I probably spend too much time online, sharing details about my life with anyone who has the remotest interest in my music. I don't like the idea of letting people know exactly where I am right this second, but as my fans tend to be fairly sane and unstalkerish, I feel comfortable letting them know what I'm up to in a general sense.
I don't use Foursquare or any applications which might reveal my geographical co-ordinates, although I am often easily locatable, as I play advertised concerts. I did, however, recently delete my personal Facebook profile, as that seemed to be a cluster of unnecessarily pertinent information about my life and the people I share it with, as well as being a colossal waste of time which could be better spent telling people on Twitter that I prefer the Henry vacuum cleaner to the Dyson.
Graham Linehan, comedy writer:
I always hated Facebook because it made me very uncertain about what I was and wasn't sharing with the world. The privacy settings were, famously, a bit of a maze, and seemed subject to sudden changes that you hadn't agreed to. I felt like one day I might open up the site to see a picture of myself in bed asleep with my wife, like in Hidden'.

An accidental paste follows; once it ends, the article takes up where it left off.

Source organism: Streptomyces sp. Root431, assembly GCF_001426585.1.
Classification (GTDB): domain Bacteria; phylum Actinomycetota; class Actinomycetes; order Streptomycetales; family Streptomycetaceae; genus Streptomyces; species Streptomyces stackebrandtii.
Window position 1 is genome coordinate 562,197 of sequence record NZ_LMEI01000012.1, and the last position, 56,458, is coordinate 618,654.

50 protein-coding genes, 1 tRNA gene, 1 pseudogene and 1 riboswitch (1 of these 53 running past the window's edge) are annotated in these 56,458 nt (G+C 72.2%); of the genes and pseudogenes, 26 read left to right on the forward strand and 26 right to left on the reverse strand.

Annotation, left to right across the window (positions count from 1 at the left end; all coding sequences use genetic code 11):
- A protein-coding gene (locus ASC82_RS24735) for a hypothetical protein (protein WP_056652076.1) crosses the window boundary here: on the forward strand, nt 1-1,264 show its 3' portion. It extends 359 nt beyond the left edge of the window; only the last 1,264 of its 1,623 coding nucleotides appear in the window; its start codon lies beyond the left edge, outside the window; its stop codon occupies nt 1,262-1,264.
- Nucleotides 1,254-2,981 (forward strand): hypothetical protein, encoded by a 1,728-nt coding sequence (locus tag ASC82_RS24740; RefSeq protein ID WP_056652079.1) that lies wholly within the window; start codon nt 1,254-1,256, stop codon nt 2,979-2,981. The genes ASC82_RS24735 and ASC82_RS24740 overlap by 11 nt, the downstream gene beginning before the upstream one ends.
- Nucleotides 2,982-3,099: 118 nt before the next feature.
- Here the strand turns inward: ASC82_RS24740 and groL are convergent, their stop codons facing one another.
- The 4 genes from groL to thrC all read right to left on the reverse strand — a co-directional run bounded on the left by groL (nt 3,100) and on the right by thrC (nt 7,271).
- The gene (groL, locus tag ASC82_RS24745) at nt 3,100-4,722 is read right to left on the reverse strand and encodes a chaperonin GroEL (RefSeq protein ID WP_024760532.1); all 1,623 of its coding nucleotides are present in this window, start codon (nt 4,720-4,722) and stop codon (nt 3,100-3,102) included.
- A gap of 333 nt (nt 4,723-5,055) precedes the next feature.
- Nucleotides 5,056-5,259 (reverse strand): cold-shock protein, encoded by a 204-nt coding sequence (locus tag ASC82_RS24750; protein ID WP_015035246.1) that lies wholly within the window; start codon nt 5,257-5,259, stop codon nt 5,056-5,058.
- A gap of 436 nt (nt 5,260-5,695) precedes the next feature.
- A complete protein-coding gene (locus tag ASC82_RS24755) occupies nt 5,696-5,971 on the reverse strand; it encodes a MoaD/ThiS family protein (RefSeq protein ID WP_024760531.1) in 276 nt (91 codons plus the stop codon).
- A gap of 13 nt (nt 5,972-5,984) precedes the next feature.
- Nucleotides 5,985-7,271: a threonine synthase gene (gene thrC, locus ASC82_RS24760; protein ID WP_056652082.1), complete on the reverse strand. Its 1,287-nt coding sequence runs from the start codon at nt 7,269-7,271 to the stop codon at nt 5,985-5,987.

Twitter is different because it forces you to be very selective with what you choose to share, and so forces social media back to a more private place. I personally don't tweet much stuff about my home life, because I don't want to accidentally tweet something stupid like "Holiday starts tomorrow!" along with a geotag to my home address. So my tweets are generally links to things I find funny or interesting, and my home life only gets a look-in when something truly interesting or funny happens.
Once I made a mistake and posted my home number while trying to send a direct (private) message to someone and we had to change it, but that was a valuable lesson to learn early on, because now I'm a lot more careful with what I put out there. It wasn't too much of a problem, though. We only got two or three callers who hung up as soon as my wife said "Hello, Dreambeds". I asked her who Dreambeds were and she said "Dunno. I suppose they sell beds."